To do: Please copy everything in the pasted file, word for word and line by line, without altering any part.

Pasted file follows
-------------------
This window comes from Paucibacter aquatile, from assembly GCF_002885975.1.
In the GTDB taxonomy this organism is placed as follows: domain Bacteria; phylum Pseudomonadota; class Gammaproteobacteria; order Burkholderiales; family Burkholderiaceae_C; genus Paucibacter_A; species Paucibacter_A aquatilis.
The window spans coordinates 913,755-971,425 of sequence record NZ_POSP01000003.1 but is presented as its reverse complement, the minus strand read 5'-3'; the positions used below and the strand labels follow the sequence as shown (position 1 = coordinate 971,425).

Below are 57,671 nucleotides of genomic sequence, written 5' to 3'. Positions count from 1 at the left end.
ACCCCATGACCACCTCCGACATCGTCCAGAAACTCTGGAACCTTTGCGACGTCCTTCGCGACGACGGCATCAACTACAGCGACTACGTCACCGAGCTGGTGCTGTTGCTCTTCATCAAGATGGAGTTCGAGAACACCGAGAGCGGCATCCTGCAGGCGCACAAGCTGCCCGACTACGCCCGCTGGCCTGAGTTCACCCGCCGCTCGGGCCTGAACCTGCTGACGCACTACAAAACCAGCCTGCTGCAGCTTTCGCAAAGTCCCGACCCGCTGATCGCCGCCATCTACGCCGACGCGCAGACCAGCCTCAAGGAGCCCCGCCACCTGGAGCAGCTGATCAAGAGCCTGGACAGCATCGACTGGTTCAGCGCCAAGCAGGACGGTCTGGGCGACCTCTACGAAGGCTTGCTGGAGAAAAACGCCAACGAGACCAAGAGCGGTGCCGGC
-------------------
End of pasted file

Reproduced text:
This window comes from Paucibacter aquatile, from assembly GCF_002885975.1.
In the GTDB taxonomy this organism is placed as follows: domain Bacteria; phylum Pseudomonadota; class Gammaproteobacteria; order Burkholderiales; family Burkholderiaceae_C; genus Paucibacter_A; species Paucibacter_A aquatilis.
The window spans coordinates 913,755-971,425 of sequence record NZ_POSP01000003.1 but is presented as its reverse complement, the minus strand read 5'-3'; the positions used below and the strand labels follow the sequence as shown (position 1 = coordinate 971,425).

Below are 57,671 nucleotides of genomic sequence, written 5' to 3'. Positions count from 1 at the left end.
ACCCCATGACCACCTCCGACATCGTCCAGAAACTCTGGAACCTTTGCGACGTCCTTCGCGACGACGGCATCAACTACAGCGACTACGTCACCGAGCTGGTGCTGTTGCTCTTCATCAAGATGGAGTTCGAGAACACCGAGAGCGGCATCCTGCAGGCGCACAAGCTGCCCGACTACGCCCGCTGGCCTGAGTTCACCCGCCGCTCGGGCCTGAACCTGCTGACGCACTACAAAACCAGCCTGCTGCAGCTTTCGCAAAGTCCCGACCCGCTGATCGCCGCCATCTACGCCGACGCGCAGACCAGCCTCAAGGAGCCCCGCCACCTGGAGCAGCTGATCAAGAGCCTGGACAGCATCGACTGGTTCAGCGCCAAGCAGGACGGTCTGGGCGACCTCTACGAAGGCTTGCTGGAGAAAAACGCCAACGAGACCAAGAGCGGTGCCGGC